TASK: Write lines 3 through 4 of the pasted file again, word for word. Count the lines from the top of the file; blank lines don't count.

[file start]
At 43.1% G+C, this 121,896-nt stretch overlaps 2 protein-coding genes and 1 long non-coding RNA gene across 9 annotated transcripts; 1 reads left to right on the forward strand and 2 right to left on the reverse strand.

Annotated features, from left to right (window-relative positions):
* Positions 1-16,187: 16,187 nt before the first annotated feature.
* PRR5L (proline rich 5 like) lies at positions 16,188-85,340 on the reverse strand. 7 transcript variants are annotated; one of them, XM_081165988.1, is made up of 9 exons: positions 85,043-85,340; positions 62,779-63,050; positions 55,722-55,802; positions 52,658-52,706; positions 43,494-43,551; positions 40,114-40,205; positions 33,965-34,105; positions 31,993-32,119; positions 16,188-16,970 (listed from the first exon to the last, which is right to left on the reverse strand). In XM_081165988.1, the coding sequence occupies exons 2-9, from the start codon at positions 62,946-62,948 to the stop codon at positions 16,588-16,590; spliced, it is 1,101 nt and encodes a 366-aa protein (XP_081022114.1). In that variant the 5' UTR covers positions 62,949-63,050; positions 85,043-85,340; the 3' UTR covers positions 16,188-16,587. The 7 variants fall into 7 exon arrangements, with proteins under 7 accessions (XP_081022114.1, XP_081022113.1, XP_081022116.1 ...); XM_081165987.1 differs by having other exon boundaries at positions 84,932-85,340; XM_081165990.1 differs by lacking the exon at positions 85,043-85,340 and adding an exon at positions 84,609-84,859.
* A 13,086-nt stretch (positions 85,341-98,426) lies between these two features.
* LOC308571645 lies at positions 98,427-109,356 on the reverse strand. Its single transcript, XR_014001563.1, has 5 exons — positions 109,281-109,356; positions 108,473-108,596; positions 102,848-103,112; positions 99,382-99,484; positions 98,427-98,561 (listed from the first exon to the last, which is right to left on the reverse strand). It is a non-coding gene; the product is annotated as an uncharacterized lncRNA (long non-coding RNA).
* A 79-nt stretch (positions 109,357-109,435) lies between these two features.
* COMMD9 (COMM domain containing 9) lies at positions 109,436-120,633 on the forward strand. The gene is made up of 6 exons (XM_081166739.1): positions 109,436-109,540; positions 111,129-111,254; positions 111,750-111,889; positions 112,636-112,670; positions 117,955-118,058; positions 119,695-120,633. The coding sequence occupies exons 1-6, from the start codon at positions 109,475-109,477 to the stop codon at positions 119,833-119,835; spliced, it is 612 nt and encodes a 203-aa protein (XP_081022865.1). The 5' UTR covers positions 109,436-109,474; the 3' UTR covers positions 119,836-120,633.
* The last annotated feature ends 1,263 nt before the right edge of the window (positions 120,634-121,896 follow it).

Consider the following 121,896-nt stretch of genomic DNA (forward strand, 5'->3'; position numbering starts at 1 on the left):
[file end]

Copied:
* Positions 1-16,187: 16,187 nt before the first annotated feature.
* PRR5L (proline rich 5 like) lies at positions 16,188-85,340 on the reverse strand. 7 transcript variants are annotated; one of them, XM_081165988.1, is made up of 9 exons: positions 85,043-85,340; positions 62,779-63,050; positions 55,722-55,802; positions 52,658-52,706; positions 43,494-43,551; positions 40,114-40,205; positions 33,965-34,105; positions 31,993-32,119; positions 16,188-16,970 (listed from the first exon to the last, which is right to left on the reverse strand). In XM_081165988.1, the coding sequence occupies exons 2-9, from the start codon at positions 62,946-62,948 to the stop codon at positions 16,588-16,590; spliced, it is 1,101 nt and encodes a 366-aa protein (XP_081022114.1). In that variant the 5' UTR covers positions 62,949-63,050; positions 85,043-85,340; the 3' UTR covers positions 16,188-16,587. The 7 variants fall into 7 exon arrangements, with proteins under 7 accessions (XP_081022114.1, XP_081022113.1, XP_081022116.1 ...); XM_081165987.1 differs by having other exon boundaries at positions 84,932-85,340; XM_081165990.1 differs by lacking the exon at positions 85,043-85,340 and adding an exon at positions 84,609-84,859.